The Seven Deaths of Evelyn Hardcastle by Stuart Turton

 

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The Seven Deaths of Evelyn Hardcastle

 

Originally published: Feb 2018

Author: Stuart Turton

Set in: Blackheath House

Genre: Historical Fiction, Mystery

Page count: 512

Reading dates: 20-26 Apr 2018

Star Rating: 3/5

A man wakes up in a forest, calling out the name Anna. Hearing cries for help he believes he has witnessed a crime. The trouble is he appears to be suffering from memory loss and he has no idea who he is. He makes his way through the forest to the estate of Blackheath where he is identified as Sebastian Bell and he discovers preparations for a party to be held in the honour of Evelyn Hardcastle, the daughter of Helena and Peter Hardcastle who has returned from Paris after many years.

But then everything gets turned on its head when we discover that the body of Sebastian Bell is in fact being inhabited by Aiden Bishop, who soon finds out the only way to leave Blackheath is by discovering who murders Evelyn Hardcastle. The loop continues for 8 days – each day Aiden wakes up in someone else’s body with the memories of the person from the day before. He must solve the murder within the 8 days or the loop resets and he has to start from scratch with no previous memories to help him.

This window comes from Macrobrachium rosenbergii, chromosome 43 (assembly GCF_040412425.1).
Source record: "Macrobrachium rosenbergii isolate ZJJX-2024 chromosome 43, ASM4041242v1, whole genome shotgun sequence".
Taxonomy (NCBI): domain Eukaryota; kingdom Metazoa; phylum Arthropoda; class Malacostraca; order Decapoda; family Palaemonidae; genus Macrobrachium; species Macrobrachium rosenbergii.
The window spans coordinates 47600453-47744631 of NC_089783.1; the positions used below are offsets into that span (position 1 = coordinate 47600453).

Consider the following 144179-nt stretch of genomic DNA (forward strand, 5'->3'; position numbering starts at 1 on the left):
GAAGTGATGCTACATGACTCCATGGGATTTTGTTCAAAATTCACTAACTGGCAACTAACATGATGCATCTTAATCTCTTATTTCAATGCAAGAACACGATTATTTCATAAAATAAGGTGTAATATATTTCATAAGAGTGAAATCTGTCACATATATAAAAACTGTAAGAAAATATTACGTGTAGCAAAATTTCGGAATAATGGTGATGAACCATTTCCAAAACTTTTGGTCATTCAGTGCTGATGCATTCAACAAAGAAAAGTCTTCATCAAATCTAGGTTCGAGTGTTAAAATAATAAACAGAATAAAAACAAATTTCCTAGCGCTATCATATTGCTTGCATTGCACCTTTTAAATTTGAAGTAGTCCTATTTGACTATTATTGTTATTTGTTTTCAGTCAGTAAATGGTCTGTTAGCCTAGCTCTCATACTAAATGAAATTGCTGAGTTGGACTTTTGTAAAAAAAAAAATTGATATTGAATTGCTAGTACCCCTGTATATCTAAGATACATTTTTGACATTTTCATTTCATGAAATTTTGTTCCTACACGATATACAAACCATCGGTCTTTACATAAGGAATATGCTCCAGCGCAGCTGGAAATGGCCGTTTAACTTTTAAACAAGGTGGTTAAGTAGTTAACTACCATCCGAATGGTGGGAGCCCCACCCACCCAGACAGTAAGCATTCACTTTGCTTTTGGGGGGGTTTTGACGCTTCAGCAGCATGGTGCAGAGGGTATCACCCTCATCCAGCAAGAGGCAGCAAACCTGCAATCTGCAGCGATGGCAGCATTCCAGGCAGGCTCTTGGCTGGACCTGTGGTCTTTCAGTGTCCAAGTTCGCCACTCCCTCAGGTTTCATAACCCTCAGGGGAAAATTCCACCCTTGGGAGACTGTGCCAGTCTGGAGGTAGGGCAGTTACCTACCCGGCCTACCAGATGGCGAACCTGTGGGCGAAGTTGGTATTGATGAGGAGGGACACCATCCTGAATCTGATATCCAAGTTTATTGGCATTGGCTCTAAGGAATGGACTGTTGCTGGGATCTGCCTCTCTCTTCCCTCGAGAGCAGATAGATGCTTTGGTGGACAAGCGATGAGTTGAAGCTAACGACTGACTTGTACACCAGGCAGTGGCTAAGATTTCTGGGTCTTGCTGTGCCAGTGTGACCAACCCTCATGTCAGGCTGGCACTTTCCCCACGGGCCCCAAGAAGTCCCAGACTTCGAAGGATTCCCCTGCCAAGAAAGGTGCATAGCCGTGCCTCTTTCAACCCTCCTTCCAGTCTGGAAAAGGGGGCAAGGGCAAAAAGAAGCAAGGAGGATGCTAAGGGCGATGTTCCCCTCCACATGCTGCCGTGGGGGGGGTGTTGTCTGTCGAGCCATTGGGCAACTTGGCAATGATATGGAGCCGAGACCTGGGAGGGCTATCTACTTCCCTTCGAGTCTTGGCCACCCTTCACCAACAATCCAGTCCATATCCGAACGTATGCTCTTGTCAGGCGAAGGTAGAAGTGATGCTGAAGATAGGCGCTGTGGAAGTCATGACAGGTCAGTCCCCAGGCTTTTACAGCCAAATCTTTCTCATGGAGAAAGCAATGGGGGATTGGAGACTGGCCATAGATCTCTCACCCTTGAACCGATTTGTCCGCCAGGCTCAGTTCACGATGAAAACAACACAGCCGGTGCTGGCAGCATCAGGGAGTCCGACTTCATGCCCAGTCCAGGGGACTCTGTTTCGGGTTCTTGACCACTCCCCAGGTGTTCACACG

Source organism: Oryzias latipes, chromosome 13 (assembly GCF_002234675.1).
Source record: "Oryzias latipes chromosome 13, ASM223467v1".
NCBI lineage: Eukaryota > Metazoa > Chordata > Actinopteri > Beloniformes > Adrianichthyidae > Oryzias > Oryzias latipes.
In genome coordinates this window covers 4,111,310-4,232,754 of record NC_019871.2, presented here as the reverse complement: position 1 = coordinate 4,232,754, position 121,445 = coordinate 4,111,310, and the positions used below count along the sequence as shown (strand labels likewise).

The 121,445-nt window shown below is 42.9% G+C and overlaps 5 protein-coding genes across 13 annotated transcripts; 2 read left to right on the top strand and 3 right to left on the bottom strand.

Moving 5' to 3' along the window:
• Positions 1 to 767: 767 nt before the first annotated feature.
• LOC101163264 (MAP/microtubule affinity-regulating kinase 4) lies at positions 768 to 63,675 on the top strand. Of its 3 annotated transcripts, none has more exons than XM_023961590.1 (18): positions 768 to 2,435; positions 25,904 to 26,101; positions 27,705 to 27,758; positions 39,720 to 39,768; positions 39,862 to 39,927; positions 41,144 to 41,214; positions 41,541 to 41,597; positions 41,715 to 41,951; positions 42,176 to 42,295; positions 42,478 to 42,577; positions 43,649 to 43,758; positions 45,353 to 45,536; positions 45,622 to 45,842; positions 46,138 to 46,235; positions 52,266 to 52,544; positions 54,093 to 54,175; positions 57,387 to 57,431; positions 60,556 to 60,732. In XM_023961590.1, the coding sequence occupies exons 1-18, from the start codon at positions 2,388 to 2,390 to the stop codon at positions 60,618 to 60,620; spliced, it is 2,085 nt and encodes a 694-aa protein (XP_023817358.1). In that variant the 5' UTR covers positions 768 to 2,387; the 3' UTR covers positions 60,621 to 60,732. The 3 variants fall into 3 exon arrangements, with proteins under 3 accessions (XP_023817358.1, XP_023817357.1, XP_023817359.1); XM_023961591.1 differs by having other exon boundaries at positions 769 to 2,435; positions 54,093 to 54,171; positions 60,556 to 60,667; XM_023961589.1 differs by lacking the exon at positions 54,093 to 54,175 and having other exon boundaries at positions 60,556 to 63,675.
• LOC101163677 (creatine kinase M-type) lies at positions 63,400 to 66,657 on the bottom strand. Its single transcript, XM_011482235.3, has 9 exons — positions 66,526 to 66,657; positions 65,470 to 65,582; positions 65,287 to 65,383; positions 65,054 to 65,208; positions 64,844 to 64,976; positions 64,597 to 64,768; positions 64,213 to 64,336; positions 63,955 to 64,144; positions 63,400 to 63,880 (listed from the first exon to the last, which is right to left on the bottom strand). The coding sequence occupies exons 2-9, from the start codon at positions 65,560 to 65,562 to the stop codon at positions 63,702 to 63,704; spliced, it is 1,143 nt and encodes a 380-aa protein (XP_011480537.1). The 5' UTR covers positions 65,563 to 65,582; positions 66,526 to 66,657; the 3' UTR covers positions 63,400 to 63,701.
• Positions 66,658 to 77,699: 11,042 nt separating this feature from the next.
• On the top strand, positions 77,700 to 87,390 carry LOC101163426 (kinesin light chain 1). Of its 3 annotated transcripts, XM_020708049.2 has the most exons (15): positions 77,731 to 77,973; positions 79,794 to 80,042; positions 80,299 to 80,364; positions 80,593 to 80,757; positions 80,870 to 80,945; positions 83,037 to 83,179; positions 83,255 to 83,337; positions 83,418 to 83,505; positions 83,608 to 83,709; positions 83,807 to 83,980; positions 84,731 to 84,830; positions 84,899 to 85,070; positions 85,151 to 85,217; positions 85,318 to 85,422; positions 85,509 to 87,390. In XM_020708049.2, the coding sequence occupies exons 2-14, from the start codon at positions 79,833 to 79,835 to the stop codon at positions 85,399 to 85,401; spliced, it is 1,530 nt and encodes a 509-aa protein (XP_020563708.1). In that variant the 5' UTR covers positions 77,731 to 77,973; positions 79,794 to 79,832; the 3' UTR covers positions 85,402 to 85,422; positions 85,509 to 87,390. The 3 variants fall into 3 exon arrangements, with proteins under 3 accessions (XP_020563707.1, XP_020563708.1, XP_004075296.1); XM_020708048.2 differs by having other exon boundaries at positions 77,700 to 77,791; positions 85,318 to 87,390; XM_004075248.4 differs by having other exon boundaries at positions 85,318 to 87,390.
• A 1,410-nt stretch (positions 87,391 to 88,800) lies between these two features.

Set in the 1920s, it’s interesting to hear the narrator’s thoughts as he inhabits different bodies (most who are not very nice people) and starts to take on the personalities of the different characters.

Described as a mashup of an Agatha Christie or Sherlock Holmes mystery with a bit of Groundhog Day thrown in this is certainly a very clever book. I was grateful for the list of characters at the beginning (a lot of names seem to start with “D”) and I had to refer to it often to keep track.  The detailed map of Blackheath was also great!

 

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The inside cover has a detailed map of Blackheath

For me it was a bit long and I found it hard work at times – it worked best when I was able to read for longer periods. However, I’m glad I stuck with it for the unexpected and dramatic ending. An extremely difficult book to write and I commend the author his achievement!

 

 

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